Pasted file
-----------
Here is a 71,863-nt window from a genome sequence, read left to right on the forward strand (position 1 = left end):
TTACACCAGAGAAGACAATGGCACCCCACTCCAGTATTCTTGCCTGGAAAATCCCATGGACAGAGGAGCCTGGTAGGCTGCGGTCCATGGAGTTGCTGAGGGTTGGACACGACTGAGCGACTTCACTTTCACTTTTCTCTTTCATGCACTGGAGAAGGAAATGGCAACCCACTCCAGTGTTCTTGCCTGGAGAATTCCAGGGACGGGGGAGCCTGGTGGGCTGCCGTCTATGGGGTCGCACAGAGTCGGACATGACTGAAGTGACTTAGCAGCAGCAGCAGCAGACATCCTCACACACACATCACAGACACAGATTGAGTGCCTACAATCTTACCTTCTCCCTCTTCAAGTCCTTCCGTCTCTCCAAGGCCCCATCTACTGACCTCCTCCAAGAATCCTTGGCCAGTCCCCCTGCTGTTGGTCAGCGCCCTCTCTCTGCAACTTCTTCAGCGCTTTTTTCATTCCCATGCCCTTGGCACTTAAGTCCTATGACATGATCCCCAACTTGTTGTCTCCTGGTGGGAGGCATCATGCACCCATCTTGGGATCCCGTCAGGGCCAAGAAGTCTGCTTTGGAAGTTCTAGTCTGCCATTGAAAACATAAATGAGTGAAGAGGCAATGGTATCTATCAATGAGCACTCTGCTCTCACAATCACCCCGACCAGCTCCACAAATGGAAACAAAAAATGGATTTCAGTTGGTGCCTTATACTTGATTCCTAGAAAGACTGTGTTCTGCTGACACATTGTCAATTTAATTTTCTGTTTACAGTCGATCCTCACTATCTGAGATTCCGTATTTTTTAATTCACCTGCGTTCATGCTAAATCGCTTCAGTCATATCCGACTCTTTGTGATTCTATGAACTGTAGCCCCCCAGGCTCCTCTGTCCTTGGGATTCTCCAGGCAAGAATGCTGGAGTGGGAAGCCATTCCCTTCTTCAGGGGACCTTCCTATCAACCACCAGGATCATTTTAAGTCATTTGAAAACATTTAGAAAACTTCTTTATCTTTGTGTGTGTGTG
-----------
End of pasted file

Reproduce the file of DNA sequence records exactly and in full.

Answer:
Here is a 71,863-nt window from a genome sequence, read left to right on the forward strand (position 1 = left end):
TTACACCAGAGAAGACAATGGCACCCCACTCCAGTATTCTTGCCTGGAAAATCCCATGGACAGAGGAGCCTGGTAGGCTGCGGTCCATGGAGTTGCTGAGGGTTGGACACGACTGAGCGACTTCACTTTCACTTTTCTCTTTCATGCACTGGAGAAGGAAATGGCAACCCACTCCAGTGTTCTTGCCTGGAGAATTCCAGGGACGGGGGAGCCTGGTGGGCTGCCGTCTATGGGGTCGCACAGAGTCGGACATGACTGAAGTGACTTAGCAGCAGCAGCAGCAGACATCCTCACACACACATCACAGACACAGATTGAGTGCCTACAATCTTACCTTCTCCCTCTTCAAGTCCTTCCGTCTCTCCAAGGCCCCATCTACTGACCTCCTCCAAGAATCCTTGGCCAGTCCCCCTGCTGTTGGTCAGCGCCCTCTCTCTGCAACTTCTTCAGCGCTTTTTTCATTCCCATGCCCTTGGCACTTAAGTCCTATGACATGATCCCCAACTTGTTGTCTCCTGGTGGGAGGCATCATGCACCCATCTTGGGATCCCGTCAGGGCCAAGAAGTCTGCTTTGGAAGTTCTAGTCTGCCATTGAAAACATAAATGAGTGAAGAGGCAATGGTATCTATCAATGAGCACTCTGCTCTCACAATCACCCCGACCAGCTCCACAAATGGAAACAAAAAATGGATTTCAGTTGGTGCCTTATACTTGATTCCTAGAAAGACTGTGTTCTGCTGACACATTGTCAATTTAATTTTCTGTTTACAGTCGATCCTCACTATCTGAGATTCCGTATTTTTTAATTCACCTGCGTTCATGCTAAATCGCTTCAGTCATATCCGACTCTTTGTGATTCTATGAACTGTAGCCCCCCAGGCTCCTCTGTCCTTGGGATTCTCCAGGCAAGAATGCTGGAGTGGGAAGCCATTCCCTTCTTCAGGGGACCTTCCTATCAACCACCAGGATCATTTTAAGTCATTTGAAAACATTTAGAAAACTTCTTTATCTTTGTGTGTGTGTG